The Well-Tempered Klavier Book 1 Part 2 BWV 858-869

Composer: Johann Sebastian Bach (b. 1685 - d. 1750)
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Composer: Johann Sebastian Bach (b. 1685 - d. 1750)

Performance date: 02/07/2022

Venue: St. Brendan’s Church

Composition Year: 1722

Duration: 00:55:28

Recording Engineer: Simon Cullen, Ergodos

Instrumentation: hrp

Artists: Malcolm Proud - [harpsichord]

Johann Sebastian Bach [1680-1750]

The Well-Tempered Klavier Book 1 Part 2 BWV 858-869

1. Prelude and Fugue in F sharp major 7. Prelude and Fugue in A major
2. Prelude and Fugue in F sharp minor 8. Prelude and Fugue in A minor
3. Prelude and Fugue in G major 9. Prelude and Fugue in B flat major
4. Prelude and Fugue in G minor 10. Prelude and Fugue in B flat minor
5. Prelude and Fugue in A flat major 11. Prelude and Fugue in B major
6. Prelude and Fugue in G sharp minor 12. Prelude and Fugue in B minor


Before The Well-Tempered Klavier, written in 1722, whilst Bach was the Kapellmeister at Cöthen, it was commonly accepted that music could not be written in every musical key. Keyboard instruments were usually tempered with some notes in tune whilst others were left untuned. Bach advocated small tuning adjustments so that music written in every key would sit easy on the ear, which is something we take for granted today. 

Arranged in pairs according to their key signature, the Fugues are often more complex and demanding than the Preludes they partner. Although Liszt played them on the grand piano, the music’s heart is conveyed by using the instruments of Bach’s time as this allows for a more faithful experience.

In this concert, Malcolm Proud continues his traversal of The Well-Tempered Klavier with the latter twelve preludes and fugues in Book 1, which he plays on the harpsichord and chamber organ. 

Despite darker moments, the F sharp major Prelude is predominantly light; its partner Fugue is gentle and utilises three voices played simultaneously. F sharp minor’s Prelude has irrepressible energy, whilst the Fugue has a captivating, lyrical beauty. Upon reaching the key of G major, the performer can fully display their technique in the Prelude. The Fugue, though bloated with notes, is elegantly witty. The trills of G minor’s Prelude may be more suited to the violin, yet they are an effective left-hand exercise. The Fugue may be played solemnly or with some drive, both can prove equally effective.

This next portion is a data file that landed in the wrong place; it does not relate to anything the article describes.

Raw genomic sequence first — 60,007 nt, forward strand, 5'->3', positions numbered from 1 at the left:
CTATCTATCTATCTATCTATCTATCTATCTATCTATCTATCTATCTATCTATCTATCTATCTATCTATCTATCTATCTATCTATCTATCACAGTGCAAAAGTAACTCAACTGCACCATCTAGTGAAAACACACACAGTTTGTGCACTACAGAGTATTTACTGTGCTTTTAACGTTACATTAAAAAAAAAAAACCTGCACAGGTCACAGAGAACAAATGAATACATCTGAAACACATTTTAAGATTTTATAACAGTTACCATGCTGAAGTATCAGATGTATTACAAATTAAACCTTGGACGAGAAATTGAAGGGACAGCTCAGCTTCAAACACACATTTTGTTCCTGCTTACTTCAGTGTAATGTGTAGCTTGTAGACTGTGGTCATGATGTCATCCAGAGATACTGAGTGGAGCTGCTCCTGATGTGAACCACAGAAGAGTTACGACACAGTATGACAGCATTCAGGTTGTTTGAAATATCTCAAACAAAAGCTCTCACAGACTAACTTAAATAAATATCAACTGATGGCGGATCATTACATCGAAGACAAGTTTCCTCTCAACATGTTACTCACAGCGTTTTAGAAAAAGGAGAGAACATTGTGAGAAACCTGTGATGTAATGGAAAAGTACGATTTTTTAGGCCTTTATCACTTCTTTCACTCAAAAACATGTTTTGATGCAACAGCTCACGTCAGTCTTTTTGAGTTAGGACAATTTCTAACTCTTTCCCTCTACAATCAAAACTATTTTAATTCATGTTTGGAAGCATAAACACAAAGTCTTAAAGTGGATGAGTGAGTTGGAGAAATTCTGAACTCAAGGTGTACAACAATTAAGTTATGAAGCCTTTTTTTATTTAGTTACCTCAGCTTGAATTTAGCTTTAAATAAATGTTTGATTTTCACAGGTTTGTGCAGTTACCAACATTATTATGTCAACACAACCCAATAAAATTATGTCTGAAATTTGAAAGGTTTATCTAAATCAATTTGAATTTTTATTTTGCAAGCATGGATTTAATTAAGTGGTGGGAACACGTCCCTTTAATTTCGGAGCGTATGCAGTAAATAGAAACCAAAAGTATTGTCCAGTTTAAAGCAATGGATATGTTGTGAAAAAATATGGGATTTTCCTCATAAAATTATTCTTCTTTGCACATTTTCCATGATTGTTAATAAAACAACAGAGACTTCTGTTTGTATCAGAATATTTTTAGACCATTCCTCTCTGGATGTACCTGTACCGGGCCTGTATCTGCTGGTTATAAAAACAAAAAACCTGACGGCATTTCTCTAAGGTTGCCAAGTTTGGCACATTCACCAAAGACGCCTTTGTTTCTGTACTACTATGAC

A flat major’s Prelude possesses elegant poise; Germans often refer to the Fugue as the ‘Cathedral Fugue’ such is the feeling of spacious architecture evoked by its textured chords. The G sharp minor Prelude uses every keyboard register sensitively, whilst the Fugue provides a brusquely-written contrast. The A major Prelude’s innocence is countered by the quirky and complex Fugue. Hubert Parry called it an unattractive, comparative failure, but this misses the point of Bach’s ingenious writing. Whilst the A minor Prelude comprises of ornamented chords, the Fugue sounds as if it belongs to an earlier, more formal age with its harmonics and rhythms.

The B flat major Prelude is a fantasy-style toccata, whilst the Fugue is a contrasting counterpoint-laden caprice. B flat minor’s meditative Prelude is nothing compared to the intricacies of the five voices that comprise the Fugue. B major is conveyed through an undramatic, melodious Prelude, whilst the Fugue has a classical feeling. Arriving at B minor, we reach the Book’s conclusion. The Prelude alludes to the Italianate style of Arcangelo Corelli. The Fugue also hints to Italian inspiration, yet the music is unmistakably Bach’s own. 

© Evan Dickerson